Daily Note – Jumping the Gun

Jumping the gun


US: Verizon see good customer growth,looking to invest in 2014

Australia: CPI surprises to topside – AUD marked up immediately

China: Shanghai Composite Index closes up 2.16%

Eurozone: ZEW investor confidence disappoints for the first time in five months

EZ: Greece wants to move goal posts on bank capital to help fund the gap

Paul Tudor Jones believes US and UK could hike rates sooner than expected. UK unemployment data strong.

Portfolio: Yesterday highlighted positive (and growing) correlation between stocks and USD

Good morning

Imagine you are on top of Jakobshorn, the huge mountain overlooking Davos, where a few years ago, bored by some of the backslapping in the Davos Congress Hall, I went to see an extraordinary snowboarding competition . The boarders are amazing, flying through the air, taking off from massive ramps, twisting turning in the sky at enormous altitude, before landing perfectly.

At this height, you can see the entire town of Davos which is less of a proper town and more of a long main street hugging the river, barracked in on either side by enormous mountains.

Sometimes gaining that bit of altitude is what we need, to disentangle the noise and the din of the daily market.

I notice from the newswires that this year in Davos there is less talk of emerging markets than is usually the case or at least has been the case over the past few years. One of my mates on the ground tells me of former Davos darlings from emerging markets trudging alone up the snow-bound streets, while the frenzy this year turns unambiguously to the tech gizillionaires.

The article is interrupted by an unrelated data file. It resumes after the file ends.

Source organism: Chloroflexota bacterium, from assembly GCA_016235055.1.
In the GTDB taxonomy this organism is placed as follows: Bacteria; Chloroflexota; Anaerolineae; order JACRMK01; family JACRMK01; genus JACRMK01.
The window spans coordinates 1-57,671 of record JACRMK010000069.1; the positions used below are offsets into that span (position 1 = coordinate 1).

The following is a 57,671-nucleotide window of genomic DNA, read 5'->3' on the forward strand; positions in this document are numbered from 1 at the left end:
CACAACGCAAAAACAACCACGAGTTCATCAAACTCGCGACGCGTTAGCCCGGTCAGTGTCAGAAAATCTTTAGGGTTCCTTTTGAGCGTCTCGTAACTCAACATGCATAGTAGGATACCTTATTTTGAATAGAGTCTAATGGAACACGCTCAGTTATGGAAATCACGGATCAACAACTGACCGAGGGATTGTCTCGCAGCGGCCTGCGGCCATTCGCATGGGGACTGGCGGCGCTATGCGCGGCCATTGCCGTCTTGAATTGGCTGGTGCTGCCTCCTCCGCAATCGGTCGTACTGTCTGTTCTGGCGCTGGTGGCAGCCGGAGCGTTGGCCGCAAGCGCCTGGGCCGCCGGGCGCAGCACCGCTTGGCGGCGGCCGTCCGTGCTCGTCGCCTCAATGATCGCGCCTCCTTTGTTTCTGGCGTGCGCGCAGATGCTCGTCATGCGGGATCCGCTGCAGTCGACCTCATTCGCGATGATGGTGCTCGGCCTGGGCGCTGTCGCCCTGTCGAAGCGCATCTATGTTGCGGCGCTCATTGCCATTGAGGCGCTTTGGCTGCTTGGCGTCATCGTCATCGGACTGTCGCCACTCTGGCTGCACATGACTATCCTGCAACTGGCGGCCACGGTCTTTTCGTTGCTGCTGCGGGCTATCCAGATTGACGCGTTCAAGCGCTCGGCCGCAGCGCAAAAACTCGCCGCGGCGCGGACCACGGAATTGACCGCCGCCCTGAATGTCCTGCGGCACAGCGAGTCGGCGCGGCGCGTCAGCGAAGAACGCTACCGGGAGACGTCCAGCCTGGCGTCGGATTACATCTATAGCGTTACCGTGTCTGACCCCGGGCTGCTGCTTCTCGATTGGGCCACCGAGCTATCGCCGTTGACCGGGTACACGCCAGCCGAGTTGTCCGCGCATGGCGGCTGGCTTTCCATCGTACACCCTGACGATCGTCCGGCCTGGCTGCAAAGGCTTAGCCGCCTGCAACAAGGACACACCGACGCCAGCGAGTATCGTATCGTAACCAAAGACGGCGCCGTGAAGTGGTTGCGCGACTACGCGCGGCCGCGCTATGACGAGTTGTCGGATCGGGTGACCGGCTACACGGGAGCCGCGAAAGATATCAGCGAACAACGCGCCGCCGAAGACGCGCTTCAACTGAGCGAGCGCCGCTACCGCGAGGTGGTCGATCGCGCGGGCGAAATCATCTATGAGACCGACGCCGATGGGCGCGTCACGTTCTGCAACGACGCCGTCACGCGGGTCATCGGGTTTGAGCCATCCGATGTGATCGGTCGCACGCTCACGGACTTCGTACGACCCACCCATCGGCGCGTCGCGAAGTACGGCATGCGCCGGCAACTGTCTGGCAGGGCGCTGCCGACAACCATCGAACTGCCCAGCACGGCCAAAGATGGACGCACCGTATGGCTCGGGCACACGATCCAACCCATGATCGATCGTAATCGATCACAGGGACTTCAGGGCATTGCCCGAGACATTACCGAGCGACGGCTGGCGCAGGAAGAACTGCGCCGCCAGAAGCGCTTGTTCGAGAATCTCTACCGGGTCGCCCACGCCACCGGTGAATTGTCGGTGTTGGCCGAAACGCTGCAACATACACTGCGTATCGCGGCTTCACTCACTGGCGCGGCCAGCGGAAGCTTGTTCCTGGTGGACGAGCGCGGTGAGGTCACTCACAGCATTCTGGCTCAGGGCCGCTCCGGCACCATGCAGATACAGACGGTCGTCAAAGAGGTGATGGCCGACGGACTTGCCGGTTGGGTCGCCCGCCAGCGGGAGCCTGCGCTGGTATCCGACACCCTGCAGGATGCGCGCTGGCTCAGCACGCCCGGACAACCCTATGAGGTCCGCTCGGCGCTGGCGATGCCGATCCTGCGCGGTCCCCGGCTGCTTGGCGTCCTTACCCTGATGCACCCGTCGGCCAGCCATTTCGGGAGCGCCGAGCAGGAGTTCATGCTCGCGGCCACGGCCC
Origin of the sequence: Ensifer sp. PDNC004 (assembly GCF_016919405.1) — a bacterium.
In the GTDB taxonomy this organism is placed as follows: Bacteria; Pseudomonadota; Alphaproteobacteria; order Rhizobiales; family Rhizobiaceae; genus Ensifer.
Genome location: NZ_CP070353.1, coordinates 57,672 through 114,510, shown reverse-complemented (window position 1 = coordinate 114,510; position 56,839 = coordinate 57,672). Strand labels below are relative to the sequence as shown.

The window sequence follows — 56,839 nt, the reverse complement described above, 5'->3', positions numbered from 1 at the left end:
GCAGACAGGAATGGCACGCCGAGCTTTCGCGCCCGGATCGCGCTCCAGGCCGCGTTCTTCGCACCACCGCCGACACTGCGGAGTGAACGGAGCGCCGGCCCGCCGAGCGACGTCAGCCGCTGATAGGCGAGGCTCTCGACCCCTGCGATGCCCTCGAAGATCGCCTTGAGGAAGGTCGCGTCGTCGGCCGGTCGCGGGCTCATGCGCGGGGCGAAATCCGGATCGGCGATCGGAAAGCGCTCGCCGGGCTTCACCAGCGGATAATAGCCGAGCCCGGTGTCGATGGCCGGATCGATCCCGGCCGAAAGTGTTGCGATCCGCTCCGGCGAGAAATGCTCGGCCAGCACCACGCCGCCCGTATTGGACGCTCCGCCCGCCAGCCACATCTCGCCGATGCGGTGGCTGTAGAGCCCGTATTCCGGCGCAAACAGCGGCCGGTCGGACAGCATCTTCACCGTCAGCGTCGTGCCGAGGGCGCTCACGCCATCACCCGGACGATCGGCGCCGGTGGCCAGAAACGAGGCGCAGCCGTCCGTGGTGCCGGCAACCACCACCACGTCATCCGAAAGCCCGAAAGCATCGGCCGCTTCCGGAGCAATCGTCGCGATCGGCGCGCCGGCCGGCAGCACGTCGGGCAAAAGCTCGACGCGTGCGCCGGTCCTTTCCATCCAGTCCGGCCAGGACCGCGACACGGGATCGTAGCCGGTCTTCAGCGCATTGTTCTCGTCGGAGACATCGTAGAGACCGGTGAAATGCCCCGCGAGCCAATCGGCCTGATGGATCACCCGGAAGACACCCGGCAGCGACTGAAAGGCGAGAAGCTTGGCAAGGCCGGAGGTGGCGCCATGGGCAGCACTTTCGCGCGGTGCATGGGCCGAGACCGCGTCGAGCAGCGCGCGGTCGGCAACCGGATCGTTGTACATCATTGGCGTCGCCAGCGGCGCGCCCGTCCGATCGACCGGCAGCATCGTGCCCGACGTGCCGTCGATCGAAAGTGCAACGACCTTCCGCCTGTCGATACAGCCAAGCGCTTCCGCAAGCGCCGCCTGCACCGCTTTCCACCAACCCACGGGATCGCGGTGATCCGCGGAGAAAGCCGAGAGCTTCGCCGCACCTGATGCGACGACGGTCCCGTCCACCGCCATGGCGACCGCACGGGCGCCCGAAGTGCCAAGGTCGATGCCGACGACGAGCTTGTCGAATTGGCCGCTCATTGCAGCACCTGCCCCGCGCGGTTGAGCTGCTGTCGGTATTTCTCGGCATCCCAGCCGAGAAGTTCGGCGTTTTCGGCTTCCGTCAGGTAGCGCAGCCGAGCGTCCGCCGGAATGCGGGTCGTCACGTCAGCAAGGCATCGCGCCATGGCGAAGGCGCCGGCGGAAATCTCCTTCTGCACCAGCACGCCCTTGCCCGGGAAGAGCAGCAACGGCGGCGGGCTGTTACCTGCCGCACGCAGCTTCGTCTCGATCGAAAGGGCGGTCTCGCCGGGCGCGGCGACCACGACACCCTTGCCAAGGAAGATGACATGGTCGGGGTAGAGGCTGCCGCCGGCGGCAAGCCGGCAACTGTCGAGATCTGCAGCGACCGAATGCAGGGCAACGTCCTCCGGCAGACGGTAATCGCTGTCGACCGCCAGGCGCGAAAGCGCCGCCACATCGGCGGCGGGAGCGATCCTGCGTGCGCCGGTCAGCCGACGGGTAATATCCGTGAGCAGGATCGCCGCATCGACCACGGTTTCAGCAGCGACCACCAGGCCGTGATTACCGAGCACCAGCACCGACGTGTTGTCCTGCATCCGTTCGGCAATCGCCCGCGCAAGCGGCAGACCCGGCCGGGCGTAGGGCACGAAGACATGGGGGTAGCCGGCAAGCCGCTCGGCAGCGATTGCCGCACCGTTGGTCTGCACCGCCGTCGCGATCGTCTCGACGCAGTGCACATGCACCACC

Today let’s spare a thought for the emerging markets, because sometimes the most unloved get to price levels where real bargains emerge. Understanding the cycle also indicated that what is unloved today my well be the Prom queen of tomorrow.

It is now undeniable that the world economy is in the early stage of an upswing led by the US, the UK, Japan and even Germany, which is showing signs of a domestic vitality. After all, the giant current account surplus offers huge domestic spending potential. Indeed, regarding the rich Anglophone world, the major question now is whether they pull the interest rate trigger earlier than expected. Will they jump the gun?

This all means that it is now essential to focus on emerging markets that don’t depend on borrowing US dollars to fund themselves and that will benefit from the rich world’s growth momentum. South Korea comes to mind, at least from a macro perspective. In contrast, because stronger US growth means higher US bond yield, it means bad news for emerging markets with high inflation, high current account countries and short-term external debt. This is problematic for the likes of Brazil and South Africa.

Finally, the developments in China are truly fascinating and have a nasty, near-term feel to them. For those of us who have lived through a banking/credit/property boom to bust roller coaster, the first sign of small defaults are troubling. Like cockroaches in New York City, defaults never come on their own. If you see one, there tends to be many others around, hiding in the dark.

Lets keep our eye on this because there may be a huge opportunity in China, similar to that  which presented itself in the US in late 2008 when the bursting of the credit bubble had run its course.